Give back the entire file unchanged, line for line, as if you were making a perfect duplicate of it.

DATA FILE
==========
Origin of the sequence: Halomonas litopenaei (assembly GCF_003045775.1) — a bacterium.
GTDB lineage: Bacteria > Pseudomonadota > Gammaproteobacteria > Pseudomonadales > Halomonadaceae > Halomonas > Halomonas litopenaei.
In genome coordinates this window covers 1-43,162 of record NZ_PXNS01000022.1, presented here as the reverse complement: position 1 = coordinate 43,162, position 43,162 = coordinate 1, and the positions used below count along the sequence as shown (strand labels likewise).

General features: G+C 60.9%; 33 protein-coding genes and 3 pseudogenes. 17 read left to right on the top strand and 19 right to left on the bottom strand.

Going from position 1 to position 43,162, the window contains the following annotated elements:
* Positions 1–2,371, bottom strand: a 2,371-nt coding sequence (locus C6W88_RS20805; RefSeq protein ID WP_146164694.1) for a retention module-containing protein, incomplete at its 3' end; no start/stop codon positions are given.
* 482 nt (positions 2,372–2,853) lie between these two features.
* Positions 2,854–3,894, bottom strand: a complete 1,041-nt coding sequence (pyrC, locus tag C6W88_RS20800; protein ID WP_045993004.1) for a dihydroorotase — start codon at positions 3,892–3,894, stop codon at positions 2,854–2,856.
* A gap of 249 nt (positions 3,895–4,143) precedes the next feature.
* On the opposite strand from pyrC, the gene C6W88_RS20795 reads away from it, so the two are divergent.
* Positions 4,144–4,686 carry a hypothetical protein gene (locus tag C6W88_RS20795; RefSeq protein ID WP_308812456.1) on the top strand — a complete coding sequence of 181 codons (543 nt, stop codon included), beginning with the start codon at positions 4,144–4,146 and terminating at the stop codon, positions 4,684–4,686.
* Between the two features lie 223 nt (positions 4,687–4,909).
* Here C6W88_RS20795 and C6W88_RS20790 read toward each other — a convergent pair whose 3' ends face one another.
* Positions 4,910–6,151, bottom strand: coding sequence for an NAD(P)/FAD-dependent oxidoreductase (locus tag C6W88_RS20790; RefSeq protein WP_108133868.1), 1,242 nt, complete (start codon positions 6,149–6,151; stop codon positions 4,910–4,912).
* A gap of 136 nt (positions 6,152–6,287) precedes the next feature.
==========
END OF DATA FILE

Origin of the sequence: Halomonas litopenaei (assembly GCF_003045775.1) — a bacterium.
GTDB lineage: Bacteria > Pseudomonadota > Gammaproteobacteria > Pseudomonadales > Halomonadaceae > Halomonas > Halomonas litopenaei.
In genome coordinates this window covers 1-43,162 of record NZ_PXNS01000022.1, presented here as the reverse complement: position 1 = coordinate 43,162, position 43,162 = coordinate 1, and the positions used below count along the sequence as shown (strand labels likewise).

General features: G+C 60.9%; 33 protein-coding genes and 3 pseudogenes. 17 read left to right on the top strand and 19 right to left on the bottom strand.

Going from position 1 to position 43,162, the window contains the following annotated elements:
* Positions 1–2,371, bottom strand: a 2,371-nt coding sequence (locus C6W88_RS20805; RefSeq protein ID WP_146164694.1) for a retention module-containing protein, incomplete at its 3' end; no start/stop codon positions are given.
* 482 nt (positions 2,372–2,853) lie between these two features.
* Positions 2,854–3,894, bottom strand: a complete 1,041-nt coding sequence (pyrC, locus tag C6W88_RS20800; protein ID WP_045993004.1) for a dihydroorotase — start codon at positions 3,892–3,894, stop codon at positions 2,854–2,856.
* A gap of 249 nt (positions 3,895–4,143) precedes the next feature.
* On the opposite strand from pyrC, the gene C6W88_RS20795 reads away from it, so the two are divergent.
* Positions 4,144–4,686 carry a hypothetical protein gene (locus tag C6W88_RS20795; RefSeq protein ID WP_308812456.1) on the top strand — a complete coding sequence of 181 codons (543 nt, stop codon included), beginning with the start codon at positions 4,144–4,146 and terminating at the stop codon, positions 4,684–4,686.
* Between the two features lie 223 nt (positions 4,687–4,909).
* Here C6W88_RS20795 and C6W88_RS20790 read toward each other — a convergent pair whose 3' ends face one another.
* Positions 4,910–6,151, bottom strand: coding sequence for an NAD(P)/FAD-dependent oxidoreductase (locus tag C6W88_RS20790; RefSeq protein WP_108133868.1), 1,242 nt, complete (start codon positions 6,149–6,151; stop codon positions 4,910–4,912).
* A gap of 136 nt (positions 6,152–6,287) precedes the next feature.